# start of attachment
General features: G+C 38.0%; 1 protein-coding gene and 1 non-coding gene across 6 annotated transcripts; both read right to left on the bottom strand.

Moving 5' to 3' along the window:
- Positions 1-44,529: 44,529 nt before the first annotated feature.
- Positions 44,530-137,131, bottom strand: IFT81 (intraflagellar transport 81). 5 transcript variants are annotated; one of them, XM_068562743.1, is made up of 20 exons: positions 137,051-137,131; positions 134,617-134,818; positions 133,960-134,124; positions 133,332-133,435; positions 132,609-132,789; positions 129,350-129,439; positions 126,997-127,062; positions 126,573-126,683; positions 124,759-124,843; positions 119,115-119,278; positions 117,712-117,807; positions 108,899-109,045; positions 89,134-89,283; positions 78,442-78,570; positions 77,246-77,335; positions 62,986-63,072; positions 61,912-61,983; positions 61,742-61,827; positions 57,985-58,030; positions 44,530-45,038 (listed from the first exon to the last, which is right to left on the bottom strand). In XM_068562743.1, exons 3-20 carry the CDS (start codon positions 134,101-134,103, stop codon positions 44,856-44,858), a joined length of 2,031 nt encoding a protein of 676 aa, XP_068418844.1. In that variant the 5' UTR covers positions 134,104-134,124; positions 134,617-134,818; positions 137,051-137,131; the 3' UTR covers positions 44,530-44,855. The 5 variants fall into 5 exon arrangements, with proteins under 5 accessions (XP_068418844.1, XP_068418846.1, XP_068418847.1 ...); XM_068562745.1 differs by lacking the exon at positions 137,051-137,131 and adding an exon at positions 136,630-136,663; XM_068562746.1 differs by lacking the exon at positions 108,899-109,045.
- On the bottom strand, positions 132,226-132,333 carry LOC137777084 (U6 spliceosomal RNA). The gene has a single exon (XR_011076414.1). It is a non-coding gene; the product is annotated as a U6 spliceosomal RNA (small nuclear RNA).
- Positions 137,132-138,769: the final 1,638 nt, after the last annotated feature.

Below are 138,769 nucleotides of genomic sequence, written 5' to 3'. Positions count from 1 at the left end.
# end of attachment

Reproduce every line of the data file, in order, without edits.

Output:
General features: G+C 38.0%; 1 protein-coding gene and 1 non-coding gene across 6 annotated transcripts; both read right to left on the bottom strand.

Moving 5' to 3' along the window:
- Positions 1-44,529: 44,529 nt before the first annotated feature.
- Positions 44,530-137,131, bottom strand: IFT81 (intraflagellar transport 81). 5 transcript variants are annotated; one of them, XM_068562743.1, is made up of 20 exons: positions 137,051-137,131; positions 134,617-134,818; positions 133,960-134,124; positions 133,332-133,435; positions 132,609-132,789; positions 129,350-129,439; positions 126,997-127,062; positions 126,573-126,683; positions 124,759-124,843; positions 119,115-119,278; positions 117,712-117,807; positions 108,899-109,045; positions 89,134-89,283; positions 78,442-78,570; positions 77,246-77,335; positions 62,986-63,072; positions 61,912-61,983; positions 61,742-61,827; positions 57,985-58,030; positions 44,530-45,038 (listed from the first exon to the last, which is right to left on the bottom strand). In XM_068562743.1, exons 3-20 carry the CDS (start codon positions 134,101-134,103, stop codon positions 44,856-44,858), a joined length of 2,031 nt encoding a protein of 676 aa, XP_068418844.1. In that variant the 5' UTR covers positions 134,104-134,124; positions 134,617-134,818; positions 137,051-137,131; the 3' UTR covers positions 44,530-44,855. The 5 variants fall into 5 exon arrangements, with proteins under 5 accessions (XP_068418844.1, XP_068418846.1, XP_068418847.1 ...); XM_068562745.1 differs by lacking the exon at positions 137,051-137,131 and adding an exon at positions 136,630-136,663; XM_068562746.1 differs by lacking the exon at positions 108,899-109,045.
- On the bottom strand, positions 132,226-132,333 carry LOC137777084 (U6 spliceosomal RNA). The gene has a single exon (XR_011076414.1). It is a non-coding gene; the product is annotated as a U6 spliceosomal RNA (small nuclear RNA).
- Positions 137,132-138,769: the final 1,638 nt, after the last annotated feature.

Below are 138,769 nucleotides of genomic sequence, written 5' to 3'. Positions count from 1 at the left end.